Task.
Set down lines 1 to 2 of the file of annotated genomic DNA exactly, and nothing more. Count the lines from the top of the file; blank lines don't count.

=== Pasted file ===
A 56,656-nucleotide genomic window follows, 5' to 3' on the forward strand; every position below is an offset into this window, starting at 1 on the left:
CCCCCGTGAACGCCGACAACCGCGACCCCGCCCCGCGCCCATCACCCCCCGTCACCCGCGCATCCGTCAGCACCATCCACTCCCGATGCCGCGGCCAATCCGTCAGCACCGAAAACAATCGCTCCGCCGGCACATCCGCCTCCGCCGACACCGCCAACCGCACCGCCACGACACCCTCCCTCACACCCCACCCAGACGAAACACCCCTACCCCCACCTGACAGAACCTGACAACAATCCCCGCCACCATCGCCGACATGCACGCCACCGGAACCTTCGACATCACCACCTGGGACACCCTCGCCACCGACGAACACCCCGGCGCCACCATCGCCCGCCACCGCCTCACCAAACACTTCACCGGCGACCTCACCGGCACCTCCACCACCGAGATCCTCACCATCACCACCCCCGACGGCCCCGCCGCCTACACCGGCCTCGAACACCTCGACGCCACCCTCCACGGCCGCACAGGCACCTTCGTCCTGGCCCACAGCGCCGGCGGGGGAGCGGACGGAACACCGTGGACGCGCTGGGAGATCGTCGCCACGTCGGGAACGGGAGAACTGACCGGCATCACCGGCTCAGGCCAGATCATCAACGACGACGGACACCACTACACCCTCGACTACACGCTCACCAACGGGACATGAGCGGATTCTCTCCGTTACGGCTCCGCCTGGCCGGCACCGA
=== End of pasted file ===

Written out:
A 56,656-nucleotide genomic window follows, 5' to 3' on the forward strand; every position below is an offset into this window, starting at 1 on the left:
CCCCCGTGAACGCCGACAACCGCGACCCCGCCCCGCGCCCATCACCCCCCGTCACCCGCGCATCCGTCAGCACCATCCACTCCCGATGCCGCGGCCAATCCGTCAGCACCGAAAACAATCGCTCCGCCGGCACATCCGCCTCCGCCGACACCGCCAACCGCACCGCCACGACACCCTCCCTCACACCCCACCCAGACGAAACACCCCTACCCCCACCTGACAGAACCTGACAACAATCCCCGCCACCATCGCCGACATGCACGCCACCGGAACCTTCGACATCACCACCTGGGACACCCTCGCCACCGACGAACACCCCGGCGCCACCATCGCCCGCCACCGCCTCACCAAACACTTCACCGGCGACCTCACCGGCACCTCCACCACCGAGATCCTCACCATCACCACCCCCGACGGCCCCGCCGCCTACACCGGCCTCGAACACCTCGACGCCACCCTCCACGGCCGCACAGGCACCTTCGTCCTGGCCCACAGCGCCGGCGGGGGAGCGGACGGAACACCGTGGACGCGCTGGGAGATCGTCGCCACGTCGGGAACGGGAGAACTGACCGGCATCACCGGCTCAGGCCAGATCATCAACGACGACGGACACCACTACACCCTCGACTACACGCTCACCAACGGGACATGAGCGGATTCTCTCCGTTACGGCTCCGCCTGGCCGGCACCGA